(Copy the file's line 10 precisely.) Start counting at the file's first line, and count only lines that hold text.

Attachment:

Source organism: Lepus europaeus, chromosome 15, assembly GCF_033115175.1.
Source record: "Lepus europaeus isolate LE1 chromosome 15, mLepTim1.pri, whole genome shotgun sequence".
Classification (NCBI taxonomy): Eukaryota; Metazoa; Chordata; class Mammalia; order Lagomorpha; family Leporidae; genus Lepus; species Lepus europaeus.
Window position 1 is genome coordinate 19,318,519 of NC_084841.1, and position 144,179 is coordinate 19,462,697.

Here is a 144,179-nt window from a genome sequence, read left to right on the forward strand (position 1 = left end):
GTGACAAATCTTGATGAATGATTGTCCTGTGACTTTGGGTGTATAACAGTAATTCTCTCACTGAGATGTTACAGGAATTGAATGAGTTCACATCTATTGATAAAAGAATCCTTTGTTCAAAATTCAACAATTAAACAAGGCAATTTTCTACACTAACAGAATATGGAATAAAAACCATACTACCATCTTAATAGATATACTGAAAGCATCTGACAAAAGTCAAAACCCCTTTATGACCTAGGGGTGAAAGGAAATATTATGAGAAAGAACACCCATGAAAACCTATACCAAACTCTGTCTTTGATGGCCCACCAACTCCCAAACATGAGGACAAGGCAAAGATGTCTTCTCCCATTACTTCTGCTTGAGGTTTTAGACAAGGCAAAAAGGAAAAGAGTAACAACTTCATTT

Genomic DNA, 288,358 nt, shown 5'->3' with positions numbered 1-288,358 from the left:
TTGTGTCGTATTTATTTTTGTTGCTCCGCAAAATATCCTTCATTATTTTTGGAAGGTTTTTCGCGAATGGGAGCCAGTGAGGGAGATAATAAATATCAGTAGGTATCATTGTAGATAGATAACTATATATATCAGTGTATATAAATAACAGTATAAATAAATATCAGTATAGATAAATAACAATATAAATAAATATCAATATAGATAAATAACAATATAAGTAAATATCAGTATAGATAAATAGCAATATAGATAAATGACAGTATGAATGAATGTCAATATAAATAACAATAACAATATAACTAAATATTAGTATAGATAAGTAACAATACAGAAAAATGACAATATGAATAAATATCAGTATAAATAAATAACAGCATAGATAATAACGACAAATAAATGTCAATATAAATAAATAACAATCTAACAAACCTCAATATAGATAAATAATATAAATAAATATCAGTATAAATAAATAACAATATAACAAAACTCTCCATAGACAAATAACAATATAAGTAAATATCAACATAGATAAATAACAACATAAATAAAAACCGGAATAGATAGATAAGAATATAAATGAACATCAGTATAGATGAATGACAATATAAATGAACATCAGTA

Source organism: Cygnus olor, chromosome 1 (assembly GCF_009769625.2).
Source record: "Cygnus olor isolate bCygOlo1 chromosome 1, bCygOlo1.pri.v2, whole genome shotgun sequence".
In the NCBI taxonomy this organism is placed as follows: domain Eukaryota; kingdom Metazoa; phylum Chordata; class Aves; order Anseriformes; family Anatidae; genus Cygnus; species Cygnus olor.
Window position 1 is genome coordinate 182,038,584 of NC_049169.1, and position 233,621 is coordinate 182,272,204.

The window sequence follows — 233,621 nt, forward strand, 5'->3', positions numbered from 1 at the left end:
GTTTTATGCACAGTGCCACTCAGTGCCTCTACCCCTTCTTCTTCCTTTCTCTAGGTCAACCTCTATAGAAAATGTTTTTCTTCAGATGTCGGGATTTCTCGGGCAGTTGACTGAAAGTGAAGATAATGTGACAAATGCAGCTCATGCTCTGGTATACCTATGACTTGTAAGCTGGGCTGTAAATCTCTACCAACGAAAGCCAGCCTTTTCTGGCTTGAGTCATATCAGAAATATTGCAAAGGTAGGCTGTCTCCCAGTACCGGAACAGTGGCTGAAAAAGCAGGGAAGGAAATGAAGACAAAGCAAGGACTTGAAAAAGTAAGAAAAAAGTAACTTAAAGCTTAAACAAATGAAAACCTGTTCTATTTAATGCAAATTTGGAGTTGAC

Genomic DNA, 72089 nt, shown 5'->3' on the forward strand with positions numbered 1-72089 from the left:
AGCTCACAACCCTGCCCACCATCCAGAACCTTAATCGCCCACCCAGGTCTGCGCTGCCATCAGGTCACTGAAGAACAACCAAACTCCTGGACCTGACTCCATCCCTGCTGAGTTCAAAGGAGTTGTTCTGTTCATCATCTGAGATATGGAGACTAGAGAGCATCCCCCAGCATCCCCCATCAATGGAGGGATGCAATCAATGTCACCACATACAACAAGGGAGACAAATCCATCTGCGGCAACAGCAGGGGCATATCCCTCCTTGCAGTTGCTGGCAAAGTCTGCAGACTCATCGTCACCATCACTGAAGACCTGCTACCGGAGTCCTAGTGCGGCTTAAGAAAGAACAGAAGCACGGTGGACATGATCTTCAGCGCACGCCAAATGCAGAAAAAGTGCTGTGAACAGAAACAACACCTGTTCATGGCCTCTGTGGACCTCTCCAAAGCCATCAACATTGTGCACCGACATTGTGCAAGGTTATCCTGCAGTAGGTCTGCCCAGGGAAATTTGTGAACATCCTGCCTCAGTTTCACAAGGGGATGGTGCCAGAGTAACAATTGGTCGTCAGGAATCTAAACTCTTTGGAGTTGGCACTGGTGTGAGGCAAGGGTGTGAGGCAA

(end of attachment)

Source record: "Cygnus olor isolate bCygOlo1 chromosome 1, bCygOlo1.pri.v2, whole genome shotgun sequence".